The Gilded Age: The Complete First Season (HBO/Warner Bros., 3 DVDs, NR, 499 min.). This nine-episode series is set in New York City during the Gilded Age, the boom years of the 1880s. It is created and written by Julian Fellowes, Oscar winner for writing “Gosford Park” (2202) and creator, writer, and executive producer of “Downton Abbey” (2010-2015).

The story centers around two families living opposite each other on 61st Street. On one side lives widow Agnes van Rhijn (a wonderful Christine Baranski) and her sister Ada Brook (a subtle Cynthia Nixon), with Agnes only wanting to deal with the old, established families and not the nouveau riche like the Russells, who have just moved into their ultra-posh, newly built mansion across the street. George Russell (Morgan Spector) is a business genius and railroad magnate, while his wife Bertha (Carrie Coon) is both desperate and determined to become part of the city’s society, even if it means buying her way through charitable donations, including the fledgling Red Cross, run by Clara Barton (Linda Emond).

There are two Russell children: Larry (Harry Richardson), who would rather be an architect than take over his father’s business, and Gladys (Taissa Farmiga), whose life is heavily controlled by her mother. Across the street, the two sisters and Agnes’ son, Oscar (Blake Ritson), are joined by their penniless niece, Marian Brook (Louisa Jacobson), who likewise feels stifled by Agnes, but is more wont to do what she likes, including following through on her attraction to lawyer Tom Raikes (Thomas Cocquerel), who helped settle her father’s estate and has professed his love for her. On her trip to New York, she befriends Peggy Scott (Denée Benton), a would-be writer who is black and has parents living in Brooklyn, although she has long disagreed with her father over her career. Peggy becomes a secretary to Agnes and lives among the servants.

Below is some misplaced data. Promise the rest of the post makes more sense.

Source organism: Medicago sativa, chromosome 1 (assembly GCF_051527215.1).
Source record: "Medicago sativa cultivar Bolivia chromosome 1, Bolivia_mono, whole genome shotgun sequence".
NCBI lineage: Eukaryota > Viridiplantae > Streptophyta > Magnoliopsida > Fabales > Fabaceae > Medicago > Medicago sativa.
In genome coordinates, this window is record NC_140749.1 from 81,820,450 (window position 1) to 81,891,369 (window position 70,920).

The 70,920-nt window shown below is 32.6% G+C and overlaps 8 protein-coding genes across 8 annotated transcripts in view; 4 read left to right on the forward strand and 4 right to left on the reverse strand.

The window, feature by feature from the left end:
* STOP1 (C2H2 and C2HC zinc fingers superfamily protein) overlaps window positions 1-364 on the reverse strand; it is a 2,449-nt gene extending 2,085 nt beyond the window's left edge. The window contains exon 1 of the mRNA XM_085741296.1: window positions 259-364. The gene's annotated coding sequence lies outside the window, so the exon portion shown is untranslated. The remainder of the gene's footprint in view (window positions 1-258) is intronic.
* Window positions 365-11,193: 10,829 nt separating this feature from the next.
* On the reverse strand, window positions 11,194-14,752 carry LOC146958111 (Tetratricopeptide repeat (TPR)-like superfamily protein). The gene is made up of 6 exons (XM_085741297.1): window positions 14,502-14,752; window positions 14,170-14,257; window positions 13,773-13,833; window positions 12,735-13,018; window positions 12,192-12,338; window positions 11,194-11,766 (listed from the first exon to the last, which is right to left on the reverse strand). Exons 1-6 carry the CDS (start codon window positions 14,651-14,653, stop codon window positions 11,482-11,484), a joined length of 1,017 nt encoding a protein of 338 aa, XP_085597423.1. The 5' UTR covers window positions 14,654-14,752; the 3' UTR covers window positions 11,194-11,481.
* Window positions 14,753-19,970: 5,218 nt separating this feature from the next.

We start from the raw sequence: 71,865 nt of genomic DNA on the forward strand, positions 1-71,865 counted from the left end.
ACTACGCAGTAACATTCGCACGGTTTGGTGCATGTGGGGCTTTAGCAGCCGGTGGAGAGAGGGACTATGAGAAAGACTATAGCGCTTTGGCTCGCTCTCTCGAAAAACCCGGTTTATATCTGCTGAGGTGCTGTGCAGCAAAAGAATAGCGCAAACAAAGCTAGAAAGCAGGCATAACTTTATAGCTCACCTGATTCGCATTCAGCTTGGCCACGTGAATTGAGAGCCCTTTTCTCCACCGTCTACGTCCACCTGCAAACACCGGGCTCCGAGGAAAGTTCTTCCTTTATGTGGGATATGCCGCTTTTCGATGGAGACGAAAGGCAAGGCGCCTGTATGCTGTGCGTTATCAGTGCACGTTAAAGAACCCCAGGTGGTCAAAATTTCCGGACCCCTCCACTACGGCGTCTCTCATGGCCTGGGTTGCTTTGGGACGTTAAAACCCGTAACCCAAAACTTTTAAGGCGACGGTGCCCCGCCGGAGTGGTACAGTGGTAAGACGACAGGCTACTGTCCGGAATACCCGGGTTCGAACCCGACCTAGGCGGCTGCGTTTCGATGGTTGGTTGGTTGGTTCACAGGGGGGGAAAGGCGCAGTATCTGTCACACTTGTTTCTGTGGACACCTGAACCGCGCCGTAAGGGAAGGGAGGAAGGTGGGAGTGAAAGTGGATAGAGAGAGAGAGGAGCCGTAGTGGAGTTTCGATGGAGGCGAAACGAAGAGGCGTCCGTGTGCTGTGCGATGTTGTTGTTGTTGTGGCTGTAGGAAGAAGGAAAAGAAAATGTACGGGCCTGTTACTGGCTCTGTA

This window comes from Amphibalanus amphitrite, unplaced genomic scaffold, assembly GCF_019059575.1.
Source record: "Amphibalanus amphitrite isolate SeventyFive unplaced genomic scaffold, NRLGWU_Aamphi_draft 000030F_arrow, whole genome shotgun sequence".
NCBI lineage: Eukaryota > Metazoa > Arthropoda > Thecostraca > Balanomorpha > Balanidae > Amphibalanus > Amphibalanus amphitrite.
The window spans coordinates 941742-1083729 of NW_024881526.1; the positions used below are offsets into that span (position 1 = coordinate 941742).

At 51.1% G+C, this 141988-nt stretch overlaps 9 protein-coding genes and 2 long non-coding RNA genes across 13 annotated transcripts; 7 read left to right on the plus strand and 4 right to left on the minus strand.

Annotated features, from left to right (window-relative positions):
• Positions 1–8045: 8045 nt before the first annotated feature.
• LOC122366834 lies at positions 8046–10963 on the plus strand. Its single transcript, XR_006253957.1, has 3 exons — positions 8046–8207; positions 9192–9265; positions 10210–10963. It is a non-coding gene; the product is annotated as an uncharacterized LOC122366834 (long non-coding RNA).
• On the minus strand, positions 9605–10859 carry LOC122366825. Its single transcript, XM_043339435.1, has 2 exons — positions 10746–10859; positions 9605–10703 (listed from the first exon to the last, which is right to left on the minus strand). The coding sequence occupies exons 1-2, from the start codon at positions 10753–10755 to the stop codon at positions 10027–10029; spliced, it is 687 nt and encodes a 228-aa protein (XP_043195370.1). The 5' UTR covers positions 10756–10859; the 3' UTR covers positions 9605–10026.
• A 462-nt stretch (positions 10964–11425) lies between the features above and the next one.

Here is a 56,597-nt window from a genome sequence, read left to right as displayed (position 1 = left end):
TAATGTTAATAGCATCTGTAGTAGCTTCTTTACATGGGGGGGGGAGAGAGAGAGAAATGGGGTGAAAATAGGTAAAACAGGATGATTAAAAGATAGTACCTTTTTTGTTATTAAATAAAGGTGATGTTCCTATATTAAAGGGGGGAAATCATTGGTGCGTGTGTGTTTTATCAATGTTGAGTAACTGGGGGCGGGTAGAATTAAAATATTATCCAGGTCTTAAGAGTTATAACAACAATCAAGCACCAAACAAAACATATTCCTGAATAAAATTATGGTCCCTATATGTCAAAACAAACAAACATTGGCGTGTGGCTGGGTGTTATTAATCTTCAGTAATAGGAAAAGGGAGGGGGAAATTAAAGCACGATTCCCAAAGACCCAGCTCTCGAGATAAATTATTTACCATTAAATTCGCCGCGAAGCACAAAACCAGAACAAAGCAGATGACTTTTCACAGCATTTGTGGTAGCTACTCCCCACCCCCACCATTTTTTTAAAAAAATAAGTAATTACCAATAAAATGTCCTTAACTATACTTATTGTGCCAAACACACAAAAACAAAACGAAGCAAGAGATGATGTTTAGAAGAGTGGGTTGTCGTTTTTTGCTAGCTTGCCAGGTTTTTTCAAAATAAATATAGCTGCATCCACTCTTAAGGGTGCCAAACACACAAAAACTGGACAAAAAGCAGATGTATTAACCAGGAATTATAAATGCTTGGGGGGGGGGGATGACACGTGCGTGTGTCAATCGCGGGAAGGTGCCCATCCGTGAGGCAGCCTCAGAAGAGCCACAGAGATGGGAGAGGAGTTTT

Ah yes, the servants. There is very much an “Upstairs, Downstairs” aspect to the story, with almost a dozen servants in each household getting a bit of screentime. Most notable is Turner (Kelley Curran), Bertha’s maid, who makes a play for Mr. Russell and plots with Oscar, who wants to wed Agnes for nefarious reasons. There also are several other society ladies who are anti-Bertha, at least at first, and a lot of deals with George Russell trying to build a new railroad terminal in the city.

Everything is very well written and acted. The show is full of Tony Award winners, including Audra McDonald as Peggy’s mother, Donna Murphy is Mrs. Astor and Nathan Lane as her tastemaker Ward McAllister. Bill Irwin plays a potential beau for Ada, while Michael Cerveris, Celia Keenan-Bolger, and Debra Monk play servants with secrets.

A special, emotional moment is when Thomas Edison first lights up a complete building at the end of episode seven. The show, which justifiably received an Emmy nomination for Outstanding Production Design, has been renewed for a second season. The costumes are wonderful as well.

There are more than two hours of extras, including looks inside each episode and featurettes on creating the series, looking at the conflict between old money and new money, visiting the set, writing Peggy and looks at who’s who. Grade: season 3.75 stars, extras 3 stars

Summertime (1955, Criterion Film Collection, Blu-ray, NR, 100 min.). With this film, celebrated British director David Lean filmed on location for the first time, in the city of Venice, Italy, which he and cinematographer Jack Hildyard captured magnificently. Lean would focus on location films from then on, including his classics “The Bridge on the River Kwai,” “Lawrence of Arabia” and “Dr. Zhivago.”

The bittersweet tale of romantic longing stars Katharine Hepburn as Jane Hudson, on vacation and hoping for romance, which she unexpectedly finds with shopkeeper Renato de Rossi (Rossano Brazzi). Jane also picks up a young guide in Mauro. Lean has called the film his favorite.

Extras include a 1963 Canadian TV interview with Lean (22:04; he smokes three cigarettes); 1988 audio excerpts with Hildyard (13:01); a new interview with Melanie Williams, author of “David Lean” (21:48); and an essay by film critic Stephanie Zacharek. Grade: film 3.5 stars

Tom Von Malder of Owls Head has reviewed music since 1972, just after graduation from Northwestern University’s Medill School of Journalism. He has reviewed videos/DVDs since 1988.